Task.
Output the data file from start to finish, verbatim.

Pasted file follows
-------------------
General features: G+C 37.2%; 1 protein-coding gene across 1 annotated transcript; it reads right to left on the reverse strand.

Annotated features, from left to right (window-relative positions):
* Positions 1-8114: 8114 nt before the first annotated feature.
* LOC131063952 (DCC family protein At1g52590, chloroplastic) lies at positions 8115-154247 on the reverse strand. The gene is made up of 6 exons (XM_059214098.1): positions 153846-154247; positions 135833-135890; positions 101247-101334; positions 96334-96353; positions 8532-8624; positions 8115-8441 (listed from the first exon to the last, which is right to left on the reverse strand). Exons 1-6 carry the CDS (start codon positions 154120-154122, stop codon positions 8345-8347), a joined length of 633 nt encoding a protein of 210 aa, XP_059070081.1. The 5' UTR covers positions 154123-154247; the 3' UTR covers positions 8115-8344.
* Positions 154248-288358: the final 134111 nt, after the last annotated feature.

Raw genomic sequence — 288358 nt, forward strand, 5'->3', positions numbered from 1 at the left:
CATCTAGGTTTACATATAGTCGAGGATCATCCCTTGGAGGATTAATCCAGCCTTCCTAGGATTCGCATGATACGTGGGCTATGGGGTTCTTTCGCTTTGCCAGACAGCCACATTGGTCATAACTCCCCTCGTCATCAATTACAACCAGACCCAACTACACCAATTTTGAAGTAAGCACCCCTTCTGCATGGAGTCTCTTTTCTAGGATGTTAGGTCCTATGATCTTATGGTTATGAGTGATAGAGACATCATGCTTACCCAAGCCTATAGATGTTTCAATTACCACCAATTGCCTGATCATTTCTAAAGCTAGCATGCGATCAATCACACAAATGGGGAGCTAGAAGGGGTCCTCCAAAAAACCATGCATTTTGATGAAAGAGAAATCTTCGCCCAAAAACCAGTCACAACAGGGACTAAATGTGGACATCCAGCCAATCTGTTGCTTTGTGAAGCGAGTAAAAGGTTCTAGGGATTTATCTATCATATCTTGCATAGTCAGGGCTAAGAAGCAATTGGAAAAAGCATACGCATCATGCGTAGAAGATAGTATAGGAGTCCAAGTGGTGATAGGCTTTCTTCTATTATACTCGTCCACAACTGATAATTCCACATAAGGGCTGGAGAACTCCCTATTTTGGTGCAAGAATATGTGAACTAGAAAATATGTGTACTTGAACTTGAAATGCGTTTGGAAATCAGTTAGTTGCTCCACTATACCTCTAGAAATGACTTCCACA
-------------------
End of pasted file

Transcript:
General features: G+C 37.2%; 1 protein-coding gene across 1 annotated transcript; it reads right to left on the reverse strand.

Annotated features, from left to right (window-relative positions):
* Positions 1-8114: 8114 nt before the first annotated feature.
* LOC131063952 (DCC family protein At1g52590, chloroplastic) lies at positions 8115-154247 on the reverse strand. The gene is made up of 6 exons (XM_059214098.1): positions 153846-154247; positions 135833-135890; positions 101247-101334; positions 96334-96353; positions 8532-8624; positions 8115-8441 (listed from the first exon to the last, which is right to left on the reverse strand). Exons 1-6 carry the CDS (start codon positions 154120-154122, stop codon positions 8345-8347), a joined length of 633 nt encoding a protein of 210 aa, XP_059070081.1. The 5' UTR covers positions 154123-154247; the 3' UTR covers positions 8115-8344.
* Positions 154248-288358: the final 134111 nt, after the last annotated feature.

Raw genomic sequence — 288358 nt, forward strand, 5'->3', positions numbered from 1 at the left:
CATCTAGGTTTACATATAGTCGAGGATCATCCCTTGGAGGATTAATCCAGCCTTCCTAGGATTCGCATGATACGTGGGCTATGGGGTTCTTTCGCTTTGCCAGACAGCCACATTGGTCATAACTCCCCTCGTCATCAATTACAACCAGACCCAACTACACCAATTTTGAAGTAAGCACCCCTTCTGCATGGAGTCTCTTTTCTAGGATGTTAGGTCCTATGATCTTATGGTTATGAGTGATAGAGACATCATGCTTACCCAAGCCTATAGATGTTTCAATTACCACCAATTGCCTGATCATTTCTAAAGCTAGCATGCGATCAATCACACAAATGGGGAGCTAGAAGGGGTCCTCCAAAAAACCATGCATTTTGATGAAAGAGAAATCTTCGCCCAAAAACCAGTCACAACAGGGACTAAATGTGGACATCCAGCCAATCTGTTGCTTTGTGAAGCGAGTAAAAGGTTCTAGGGATTTATCTATCATATCTTGCATAGTCAGGGCTAAGAAGCAATTGGAAAAAGCATACGCATCATGCGTAGAAGATAGTATAGGAGTCCAAGTGGTGATAGGCTTTCTTCTATTATACTCGTCCACAACTGATAATTCCACATAAGGGCTGGAGAACTCCCTATTTTGGTGCAAGAATATGTGAACTAGAAAATATGTGTACTTGAACTTGAAATGCGTTTGGAAATCAGTTAGTTGCTCCACTATACCTCTAGAAATGACTTCCACA